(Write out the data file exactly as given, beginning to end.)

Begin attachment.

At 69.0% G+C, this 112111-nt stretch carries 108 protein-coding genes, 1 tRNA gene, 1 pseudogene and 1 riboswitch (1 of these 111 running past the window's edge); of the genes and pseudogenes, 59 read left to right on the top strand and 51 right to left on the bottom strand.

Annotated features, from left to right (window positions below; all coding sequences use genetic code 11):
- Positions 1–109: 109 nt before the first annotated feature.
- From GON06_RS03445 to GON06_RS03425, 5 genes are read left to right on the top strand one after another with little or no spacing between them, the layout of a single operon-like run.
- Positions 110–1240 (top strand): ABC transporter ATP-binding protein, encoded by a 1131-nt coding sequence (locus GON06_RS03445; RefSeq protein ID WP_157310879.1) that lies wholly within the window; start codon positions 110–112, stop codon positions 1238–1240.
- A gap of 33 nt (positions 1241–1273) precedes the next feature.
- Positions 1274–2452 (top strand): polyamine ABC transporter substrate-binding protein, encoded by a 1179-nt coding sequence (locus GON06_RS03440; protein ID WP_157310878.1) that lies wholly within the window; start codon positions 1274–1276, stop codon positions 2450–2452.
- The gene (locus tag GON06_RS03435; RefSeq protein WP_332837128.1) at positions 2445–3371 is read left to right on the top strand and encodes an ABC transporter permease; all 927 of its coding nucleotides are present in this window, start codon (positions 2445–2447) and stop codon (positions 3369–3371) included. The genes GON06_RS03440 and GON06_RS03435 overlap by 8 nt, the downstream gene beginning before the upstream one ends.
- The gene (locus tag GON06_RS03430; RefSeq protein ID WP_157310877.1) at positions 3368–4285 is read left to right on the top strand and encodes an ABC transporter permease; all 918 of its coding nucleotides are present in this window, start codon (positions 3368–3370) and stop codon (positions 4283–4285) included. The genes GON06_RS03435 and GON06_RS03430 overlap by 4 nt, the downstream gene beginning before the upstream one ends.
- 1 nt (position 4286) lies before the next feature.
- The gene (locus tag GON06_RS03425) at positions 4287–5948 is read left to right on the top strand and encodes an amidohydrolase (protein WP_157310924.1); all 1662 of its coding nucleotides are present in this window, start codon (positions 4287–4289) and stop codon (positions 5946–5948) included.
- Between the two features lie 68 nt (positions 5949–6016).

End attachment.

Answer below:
At 69.0% G+C, this 112111-nt stretch carries 108 protein-coding genes, 1 tRNA gene, 1 pseudogene and 1 riboswitch (1 of these 111 running past the window's edge); of the genes and pseudogenes, 59 read left to right on the top strand and 51 right to left on the bottom strand.

Annotated features, from left to right (window positions below; all coding sequences use genetic code 11):
- Positions 1–109: 109 nt before the first annotated feature.
- From GON06_RS03445 to GON06_RS03425, 5 genes are read left to right on the top strand one after another with little or no spacing between them, the layout of a single operon-like run.
- Positions 110–1240 (top strand): ABC transporter ATP-binding protein, encoded by a 1131-nt coding sequence (locus GON06_RS03445; RefSeq protein ID WP_157310879.1) that lies wholly within the window; start codon positions 110–112, stop codon positions 1238–1240.
- A gap of 33 nt (positions 1241–1273) precedes the next feature.
- Positions 1274–2452 (top strand): polyamine ABC transporter substrate-binding protein, encoded by a 1179-nt coding sequence (locus GON06_RS03440; protein ID WP_157310878.1) that lies wholly within the window; start codon positions 1274–1276, stop codon positions 2450–2452.
- The gene (locus tag GON06_RS03435; RefSeq protein WP_332837128.1) at positions 2445–3371 is read left to right on the top strand and encodes an ABC transporter permease; all 927 of its coding nucleotides are present in this window, start codon (positions 2445–2447) and stop codon (positions 3369–3371) included. The genes GON06_RS03440 and GON06_RS03435 overlap by 8 nt, the downstream gene beginning before the upstream one ends.
- The gene (locus tag GON06_RS03430; RefSeq protein ID WP_157310877.1) at positions 3368–4285 is read left to right on the top strand and encodes an ABC transporter permease; all 918 of its coding nucleotides are present in this window, start codon (positions 3368–3370) and stop codon (positions 4283–4285) included. The genes GON06_RS03435 and GON06_RS03430 overlap by 4 nt, the downstream gene beginning before the upstream one ends.
- 1 nt (position 4286) lies before the next feature.
- The gene (locus tag GON06_RS03425) at positions 4287–5948 is read left to right on the top strand and encodes an amidohydrolase (protein WP_157310924.1); all 1662 of its coding nucleotides are present in this window, start codon (positions 4287–4289) and stop codon (positions 5946–5948) included.
- Between the two features lie 68 nt (positions 5949–6016).